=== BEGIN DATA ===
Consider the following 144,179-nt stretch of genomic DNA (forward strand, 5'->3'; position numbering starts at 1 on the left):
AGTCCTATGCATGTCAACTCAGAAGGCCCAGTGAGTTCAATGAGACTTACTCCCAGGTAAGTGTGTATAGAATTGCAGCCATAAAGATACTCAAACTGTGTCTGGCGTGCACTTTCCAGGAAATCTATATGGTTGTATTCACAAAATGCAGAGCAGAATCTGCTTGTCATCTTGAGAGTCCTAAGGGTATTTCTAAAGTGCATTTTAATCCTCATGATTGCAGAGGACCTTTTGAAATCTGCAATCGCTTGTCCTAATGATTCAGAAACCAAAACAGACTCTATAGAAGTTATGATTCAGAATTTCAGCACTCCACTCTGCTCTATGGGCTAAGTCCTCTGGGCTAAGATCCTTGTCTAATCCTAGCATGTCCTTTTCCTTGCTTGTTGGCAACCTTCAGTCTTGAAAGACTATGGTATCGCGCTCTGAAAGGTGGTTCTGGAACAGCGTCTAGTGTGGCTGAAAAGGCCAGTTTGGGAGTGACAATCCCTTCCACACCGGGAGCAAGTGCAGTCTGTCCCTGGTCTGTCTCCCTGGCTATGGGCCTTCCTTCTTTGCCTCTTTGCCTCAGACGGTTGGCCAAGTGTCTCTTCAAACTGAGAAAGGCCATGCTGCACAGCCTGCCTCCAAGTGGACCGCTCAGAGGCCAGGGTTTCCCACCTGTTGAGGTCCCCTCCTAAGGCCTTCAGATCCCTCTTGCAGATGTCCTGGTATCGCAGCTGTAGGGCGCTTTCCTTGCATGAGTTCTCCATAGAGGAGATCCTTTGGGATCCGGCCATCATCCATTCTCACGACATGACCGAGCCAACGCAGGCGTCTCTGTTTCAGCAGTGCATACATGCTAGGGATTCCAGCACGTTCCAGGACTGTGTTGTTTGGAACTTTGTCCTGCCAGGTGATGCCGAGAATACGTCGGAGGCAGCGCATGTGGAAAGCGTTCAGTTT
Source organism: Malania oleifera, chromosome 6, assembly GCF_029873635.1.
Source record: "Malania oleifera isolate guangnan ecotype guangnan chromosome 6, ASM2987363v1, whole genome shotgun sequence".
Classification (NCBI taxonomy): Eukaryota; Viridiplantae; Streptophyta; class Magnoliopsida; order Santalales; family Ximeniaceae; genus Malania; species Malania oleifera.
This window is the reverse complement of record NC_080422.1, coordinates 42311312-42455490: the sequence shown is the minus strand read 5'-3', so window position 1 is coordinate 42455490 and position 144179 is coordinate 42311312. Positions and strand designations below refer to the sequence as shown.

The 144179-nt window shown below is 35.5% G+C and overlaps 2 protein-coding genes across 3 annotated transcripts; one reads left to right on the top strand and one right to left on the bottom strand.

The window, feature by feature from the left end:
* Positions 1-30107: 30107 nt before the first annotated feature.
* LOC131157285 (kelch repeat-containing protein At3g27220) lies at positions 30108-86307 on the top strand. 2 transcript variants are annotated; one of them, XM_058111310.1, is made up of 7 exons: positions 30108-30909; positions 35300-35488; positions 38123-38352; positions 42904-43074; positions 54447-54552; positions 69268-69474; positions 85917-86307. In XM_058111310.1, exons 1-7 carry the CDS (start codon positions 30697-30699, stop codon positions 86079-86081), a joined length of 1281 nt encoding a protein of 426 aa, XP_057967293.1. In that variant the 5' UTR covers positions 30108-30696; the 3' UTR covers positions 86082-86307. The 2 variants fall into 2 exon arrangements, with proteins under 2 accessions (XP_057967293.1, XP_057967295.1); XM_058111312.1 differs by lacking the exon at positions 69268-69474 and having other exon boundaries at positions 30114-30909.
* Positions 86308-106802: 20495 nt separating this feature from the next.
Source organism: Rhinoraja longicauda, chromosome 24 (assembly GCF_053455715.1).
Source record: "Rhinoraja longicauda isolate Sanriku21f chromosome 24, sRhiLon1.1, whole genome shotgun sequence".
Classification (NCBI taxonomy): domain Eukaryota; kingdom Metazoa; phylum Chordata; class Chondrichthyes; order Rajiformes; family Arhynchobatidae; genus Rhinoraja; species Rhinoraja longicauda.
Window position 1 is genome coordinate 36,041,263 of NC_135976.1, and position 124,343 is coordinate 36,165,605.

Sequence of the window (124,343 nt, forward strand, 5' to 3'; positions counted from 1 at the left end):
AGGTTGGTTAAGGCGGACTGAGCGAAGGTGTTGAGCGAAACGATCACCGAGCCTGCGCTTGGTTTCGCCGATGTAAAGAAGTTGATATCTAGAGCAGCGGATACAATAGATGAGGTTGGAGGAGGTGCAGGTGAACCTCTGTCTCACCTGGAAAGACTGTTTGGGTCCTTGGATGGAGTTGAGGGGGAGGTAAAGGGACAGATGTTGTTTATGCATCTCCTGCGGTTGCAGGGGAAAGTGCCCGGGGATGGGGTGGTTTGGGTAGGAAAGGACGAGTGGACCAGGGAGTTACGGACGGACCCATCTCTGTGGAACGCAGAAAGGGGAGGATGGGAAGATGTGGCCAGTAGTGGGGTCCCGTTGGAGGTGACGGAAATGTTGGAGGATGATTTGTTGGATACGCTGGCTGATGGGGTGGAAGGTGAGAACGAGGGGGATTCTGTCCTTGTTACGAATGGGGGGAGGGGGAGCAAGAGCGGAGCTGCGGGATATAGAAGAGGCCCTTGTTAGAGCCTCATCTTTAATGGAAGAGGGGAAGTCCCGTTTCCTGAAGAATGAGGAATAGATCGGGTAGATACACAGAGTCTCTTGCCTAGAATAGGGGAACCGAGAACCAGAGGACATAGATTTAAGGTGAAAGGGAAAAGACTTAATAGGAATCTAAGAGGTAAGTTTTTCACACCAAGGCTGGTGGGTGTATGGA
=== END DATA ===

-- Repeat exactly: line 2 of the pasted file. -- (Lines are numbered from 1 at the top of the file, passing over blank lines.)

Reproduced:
AGTCCTATGCATGTCAACTCAGAAGGCCCAGTGAGTTCAATGAGACTTACTCCCAGGTAAGTGTGTATAGAATTGCAGCCATAAAGATACTCAAACTGTGTCTGGCGTGCACTTTCCAGGAAATCTATATGGTTGTATTCACAAAATGCAGAGCAGAATCTGCTTGTCATCTTGAGAGTCCTAAGGGTATTTCTAAAGTGCATTTTAATCCTCATGATTGCAGAGGACCTTTTGAAATCTGCAATCGCTTGTCCTAATGATTCAGAAACCAAAACAGACTCTATAGAAGTTATGATTCAGAATTTCAGCACTCCACTCTGCTCTATGGGCTAAGTCCTCTGGGCTAAGATCCTTGTCTAATCCTAGCATGTCCTTTTCCTTGCTTGTTGGCAACCTTCAGTCTTGAAAGACTATGGTATCGCGCTCTGAAAGGTGGTTCTGGAACAGCGTCTAGTGTGGCTGAAAAGGCCAGTTTGGGAGTGACAATCCCTTCCACACCGGGAGCAAGTGCAGTCTGTCCCTGGTCTGTCTCCCTGGCTATGGGCCTTCCTTCTTTGCCTCTTTGCCTCAGACGGTTGGCCAAGTGTCTCTTCAAACTGAGAAAGGCCATGCTGCACAGCCTGCCTCCAAGTGGACCGCTCAGAGGCCAGGGTTTCCCACCTGTTGAGGTCCCCTCCTAAGGCCTTCAGATCCCTCTTGCAGATGTCCTGGTATCGCAGCTGTAGGGCGCTTTCCTTGCATGAGTTCTCCATAGAGGAGATCCTTTGGGATCCGGCCATCATCCATTCTCACGACATGACCGAGCCAACGCAGGCGTCTCTGTTTCAGCAGTGCATACATGCTAGGGATTCCAGCACGTTCCAGGACTGTGTTGTTTGGAACTTTGTCCTGCCAGGTGATGCCGAGAATACGTCGGAGGCAGCGCATGTGGAAAGCGTTCAGTTT